Brexit: Defiant words from PM may not be enough
She didn't budge. And she was never going to.
After her embarrassment yesterday at the hands of EU leaders, with restive backbenchers at her back, Theresa May was never going to use this highly unusual appearance in Downing Street and dramatically reverse out of her position.
Simply, to back down less than 24 hours later would have looked weak.
And the prime minister has invested huge amounts of time, effort, and political capital into her Chequers plan.
Ministers never believed that it would be the precise form of the final agreement.
But Number 10 believed that in good faith, they had put something credible on the table for discussion.
She has already lost two cabinet ministers over the compromise, and endured weeks of attacks from different wings of her party.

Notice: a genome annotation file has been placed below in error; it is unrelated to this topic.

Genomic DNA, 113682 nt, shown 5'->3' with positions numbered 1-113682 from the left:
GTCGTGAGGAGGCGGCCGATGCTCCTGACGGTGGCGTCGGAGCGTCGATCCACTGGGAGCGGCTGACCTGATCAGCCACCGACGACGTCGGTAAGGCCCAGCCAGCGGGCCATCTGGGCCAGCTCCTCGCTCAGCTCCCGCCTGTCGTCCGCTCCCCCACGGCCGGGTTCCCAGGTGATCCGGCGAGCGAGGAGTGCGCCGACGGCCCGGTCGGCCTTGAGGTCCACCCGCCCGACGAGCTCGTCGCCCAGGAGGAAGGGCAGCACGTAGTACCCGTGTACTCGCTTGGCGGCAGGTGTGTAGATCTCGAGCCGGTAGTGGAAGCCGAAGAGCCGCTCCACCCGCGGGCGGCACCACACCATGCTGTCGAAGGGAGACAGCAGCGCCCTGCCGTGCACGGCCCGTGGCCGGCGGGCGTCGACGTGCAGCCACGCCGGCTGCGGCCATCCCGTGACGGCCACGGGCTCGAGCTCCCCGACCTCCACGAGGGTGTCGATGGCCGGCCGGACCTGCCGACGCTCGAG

So one, albeit, highly embarrassing diplomatic bust-up was not going to force her to back down.
Her anger was visible though today, explaining again why she believes the two familiar post-Brexit trade options, Norway and Canada, cannot, and will not work for the UK.
And she called for respect from the EU: "Throughout this process I have treated the EU with nothing but respect, the UK expects the same".
A stern tone, strong words.
And in going further on citizens' rights too, perhaps Mrs May has sought to take the high ground, in contrast to what some in the UK are seeing as the EU's poor behaviour yesterday.
But while there is no remote sign from the PM today that she is about to compromise, forces in the EU and in her own party are intent on forcing her to do so.
Her problem is that they want to push her in different directions.
Rhetoric doesn't change the fact that few of the players involved outside Number 10 believe that the suggestions the prime minister has put forward can be the ones that ultimately will win the day.